Culture shock

Taiwan’s tech giants face culture shock in India: Bloomberg report

Taiwan’s tech giants had decided to set up companies in India by 2019 as a way to increase supply chain options amid the ongoing trade war between the United States and China. However, since 2020, the decision to switch stores has proven to be a major culture shock that could impact the bottom line of these tech giants. According to an analysis of Bloomberg, the Taiwanese tech giants have found themselves in a new controversy. Apple supplier Foxconn Technology Group is facing a reprimand from workers after a series of protests at the factory near Sriperumbudur, Tamil Nadu, over unsanitary food safety and accommodation. A NDTV report in December 2021 said 250 women working at the Foxconn factory near Chennai were treated for food poisoning, 159 of whom were hospitalized. The factory employs nearly 17,000 people to manufacture devices including smartphones and computers. To assess the situation, Apple sent in auditors and found that not only did food hygiene fail to meet expectations, but employee sleeping quarters also failed to meet standards.

An Apple spokesperson said, “We hold our suppliers accountable to the highest industry standards and conduct regular assessments to ensure compliance.” Foxconn said, “We are truly sorry for the issue experienced by our employees and are taking immediate action to improve the facilities and services we provide at the remote dorms.” He further added that all employees will continue to be paid while improvements are made before restarting operations. “Foxconn’s facility at Sriperumbudur has been placed on probation and we will ensure that our strict standards are met before the facility reopens. We will continue to monitor conditions closely,” the Apple spokesperson said.

History repeats itself for Taiwanese tech giants

Apple Inc.’s supplier Wistron Corp. has seen a similar uprising in India in the past. Wistron Corp was going through rapid expansion in 2020, however, according to The prints report, this strained the resources of the company and the management team was unable to deal with the growing number of grievances from the workers. The number of employees increased to around 9,000 in November 2020 from 2,000 during the pre-pandemic period, sources said. The company’s human resources team, which the report said numbered just three people, faced erratic attendance records as well as delayed wages and overtime pay. This led to a riot in December 2020.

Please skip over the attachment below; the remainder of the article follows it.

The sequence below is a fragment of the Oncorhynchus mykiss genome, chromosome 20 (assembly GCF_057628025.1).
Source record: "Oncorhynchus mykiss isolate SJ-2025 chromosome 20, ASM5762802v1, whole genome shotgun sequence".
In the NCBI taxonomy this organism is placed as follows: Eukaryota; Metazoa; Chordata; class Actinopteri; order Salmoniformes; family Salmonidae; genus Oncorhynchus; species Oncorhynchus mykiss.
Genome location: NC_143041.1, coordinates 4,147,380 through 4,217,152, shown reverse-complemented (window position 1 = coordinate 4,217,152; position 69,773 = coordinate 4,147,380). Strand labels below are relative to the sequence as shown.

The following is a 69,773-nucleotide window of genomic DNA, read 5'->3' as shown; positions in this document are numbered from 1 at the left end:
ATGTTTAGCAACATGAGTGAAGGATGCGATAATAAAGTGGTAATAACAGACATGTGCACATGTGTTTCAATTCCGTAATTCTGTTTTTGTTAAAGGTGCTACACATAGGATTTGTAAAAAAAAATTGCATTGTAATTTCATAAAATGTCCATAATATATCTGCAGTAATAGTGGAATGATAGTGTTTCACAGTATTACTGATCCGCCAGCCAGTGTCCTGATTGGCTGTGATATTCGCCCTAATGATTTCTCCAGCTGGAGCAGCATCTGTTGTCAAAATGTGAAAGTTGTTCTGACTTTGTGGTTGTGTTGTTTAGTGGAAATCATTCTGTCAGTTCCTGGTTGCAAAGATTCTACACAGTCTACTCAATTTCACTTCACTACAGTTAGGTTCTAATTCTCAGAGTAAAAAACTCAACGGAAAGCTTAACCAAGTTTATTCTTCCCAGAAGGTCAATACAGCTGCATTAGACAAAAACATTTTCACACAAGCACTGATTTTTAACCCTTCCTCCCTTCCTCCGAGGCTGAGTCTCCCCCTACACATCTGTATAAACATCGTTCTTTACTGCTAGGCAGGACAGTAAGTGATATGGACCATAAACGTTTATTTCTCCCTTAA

Bloomberg’s analysis indicates that despite Foxconn’s apology and local management’s promise of restructuring, there is a clear gap where Taiwanese technology management has failed to respect the working culture in the Indian market. Large Taiwanese companies such as Foxconn, Wistron, Pegatron Corp. and Quanta Computer Inc.’s manufacturing divisions in China have dominated global electronics markets. Their success in China is largely due to the benefits of the common language and pro-business policies of the Chinese government that have contributed to the expansion of factories and labor. However, in an attempt to break free from the Chinese comfort zone, the recent move to the second largest country i.e. India has not been easy.

Cultural barriers still intact

Cultural differences, language barriers and political systems have left Taiwan’s tech giants struggling to adapt. The Bloomberg report goes on to state that India currently lacks the infrastructure these companies are used to since Foxconn founder Terry Gou reportedly pits Chinese local governments against each other in order to set up the iPhone factory. He was able to secure commitments to provide worker housing and the many other support services for the massive manufacturing operation.

While in the Wistron scenario, local Chinese contractors can be partly blamed for the wage payment issues. However, management itself had failed to ensure compliance and monitor its suppliers. This does not mean that Chinese workers are more compliant than their Indian counterparts. The 2012 riot at the Foxconn factory in China is proof that this conclusion would be incorrect. However, Taiwanese management has found that Chinese local governments have often put the interests of the company above its workers. This is less likely in a country like India where politicians need the support of voters at election time.

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The change in management style is the biggest challenge these companies face if they hope to successfully run their operations in India. With the Foxconn factory still on probation by Apple Inc. and not expected to reopen until January 7, 2022, it is clear that the leaders must rely on the local leaders of India to manage the operations. This would involve offering cultural training and support to help integrate the rigid Taiwanese approach to operations with a relaxed, worker-centric culture in India.

Taiwan’s manufacturing journey in India has been difficult with the added problem of complicated bilateral relations between India and China. India has been slow to issue visas and work permits to Chinese engineers who were crucial in Taiwanese tech factories in February 2021. With growing pressure from Western customers to reduce manufacturing dependence on China, Taiwanese companies have had to adapt more quickly to this sudden change. Unfortunately, manufacturers haven’t had time to try to weaken Beijing’s global grip on production.